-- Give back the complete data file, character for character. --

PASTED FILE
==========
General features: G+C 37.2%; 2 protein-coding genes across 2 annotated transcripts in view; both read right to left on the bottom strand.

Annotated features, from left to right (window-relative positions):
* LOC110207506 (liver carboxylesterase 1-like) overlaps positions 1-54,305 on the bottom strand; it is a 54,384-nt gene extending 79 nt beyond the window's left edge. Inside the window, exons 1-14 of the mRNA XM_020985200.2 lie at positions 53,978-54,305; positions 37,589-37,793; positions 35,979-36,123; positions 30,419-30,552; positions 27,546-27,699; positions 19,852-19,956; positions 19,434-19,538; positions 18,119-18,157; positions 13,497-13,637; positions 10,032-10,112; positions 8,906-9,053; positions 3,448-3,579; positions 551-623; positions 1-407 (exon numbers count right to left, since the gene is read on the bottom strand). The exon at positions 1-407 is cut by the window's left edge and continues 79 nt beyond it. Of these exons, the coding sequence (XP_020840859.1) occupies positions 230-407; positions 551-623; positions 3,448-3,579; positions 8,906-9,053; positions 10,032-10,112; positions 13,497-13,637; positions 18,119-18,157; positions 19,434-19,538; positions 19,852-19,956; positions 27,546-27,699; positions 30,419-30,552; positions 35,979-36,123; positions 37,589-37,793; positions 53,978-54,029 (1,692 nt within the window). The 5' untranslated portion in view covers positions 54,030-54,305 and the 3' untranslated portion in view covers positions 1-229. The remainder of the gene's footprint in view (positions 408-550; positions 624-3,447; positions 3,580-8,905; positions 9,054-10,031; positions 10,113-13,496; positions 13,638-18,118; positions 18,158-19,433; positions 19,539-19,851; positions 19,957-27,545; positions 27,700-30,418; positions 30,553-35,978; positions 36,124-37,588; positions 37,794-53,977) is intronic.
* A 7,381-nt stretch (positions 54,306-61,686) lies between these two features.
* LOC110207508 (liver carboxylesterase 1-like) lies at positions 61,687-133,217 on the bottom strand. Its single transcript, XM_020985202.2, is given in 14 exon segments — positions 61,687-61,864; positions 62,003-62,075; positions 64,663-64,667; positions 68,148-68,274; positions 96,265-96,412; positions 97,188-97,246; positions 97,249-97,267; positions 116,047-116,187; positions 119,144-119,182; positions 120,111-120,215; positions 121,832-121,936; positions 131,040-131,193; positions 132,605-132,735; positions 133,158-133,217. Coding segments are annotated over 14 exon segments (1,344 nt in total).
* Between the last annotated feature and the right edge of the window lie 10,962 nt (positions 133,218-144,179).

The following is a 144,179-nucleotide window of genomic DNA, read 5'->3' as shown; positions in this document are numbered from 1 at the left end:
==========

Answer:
General features: G+C 37.2%; 2 protein-coding genes across 2 annotated transcripts in view; both read right to left on the bottom strand.

Annotated features, from left to right (window-relative positions):
* LOC110207506 (liver carboxylesterase 1-like) overlaps positions 1-54,305 on the bottom strand; it is a 54,384-nt gene extending 79 nt beyond the window's left edge. Inside the window, exons 1-14 of the mRNA XM_020985200.2 lie at positions 53,978-54,305; positions 37,589-37,793; positions 35,979-36,123; positions 30,419-30,552; positions 27,546-27,699; positions 19,852-19,956; positions 19,434-19,538; positions 18,119-18,157; positions 13,497-13,637; positions 10,032-10,112; positions 8,906-9,053; positions 3,448-3,579; positions 551-623; positions 1-407 (exon numbers count right to left, since the gene is read on the bottom strand). The exon at positions 1-407 is cut by the window's left edge and continues 79 nt beyond it. Of these exons, the coding sequence (XP_020840859.1) occupies positions 230-407; positions 551-623; positions 3,448-3,579; positions 8,906-9,053; positions 10,032-10,112; positions 13,497-13,637; positions 18,119-18,157; positions 19,434-19,538; positions 19,852-19,956; positions 27,546-27,699; positions 30,419-30,552; positions 35,979-36,123; positions 37,589-37,793; positions 53,978-54,029 (1,692 nt within the window). The 5' untranslated portion in view covers positions 54,030-54,305 and the 3' untranslated portion in view covers positions 1-229. The remainder of the gene's footprint in view (positions 408-550; positions 624-3,447; positions 3,580-8,905; positions 9,054-10,031; positions 10,113-13,496; positions 13,638-18,118; positions 18,158-19,433; positions 19,539-19,851; positions 19,957-27,545; positions 27,700-30,418; positions 30,553-35,978; positions 36,124-37,588; positions 37,794-53,977) is intronic.
* A 7,381-nt stretch (positions 54,306-61,686) lies between these two features.
* LOC110207508 (liver carboxylesterase 1-like) lies at positions 61,687-133,217 on the bottom strand. Its single transcript, XM_020985202.2, is given in 14 exon segments — positions 61,687-61,864; positions 62,003-62,075; positions 64,663-64,667; positions 68,148-68,274; positions 96,265-96,412; positions 97,188-97,246; positions 97,249-97,267; positions 116,047-116,187; positions 119,144-119,182; positions 120,111-120,215; positions 121,832-121,936; positions 131,040-131,193; positions 132,605-132,735; positions 133,158-133,217. Coding segments are annotated over 14 exon segments (1,344 nt in total).
* Between the last annotated feature and the right edge of the window lie 10,962 nt (positions 133,218-144,179).

The following is a 144,179-nucleotide window of genomic DNA, read 5'->3' as shown; positions in this document are numbered from 1 at the left end: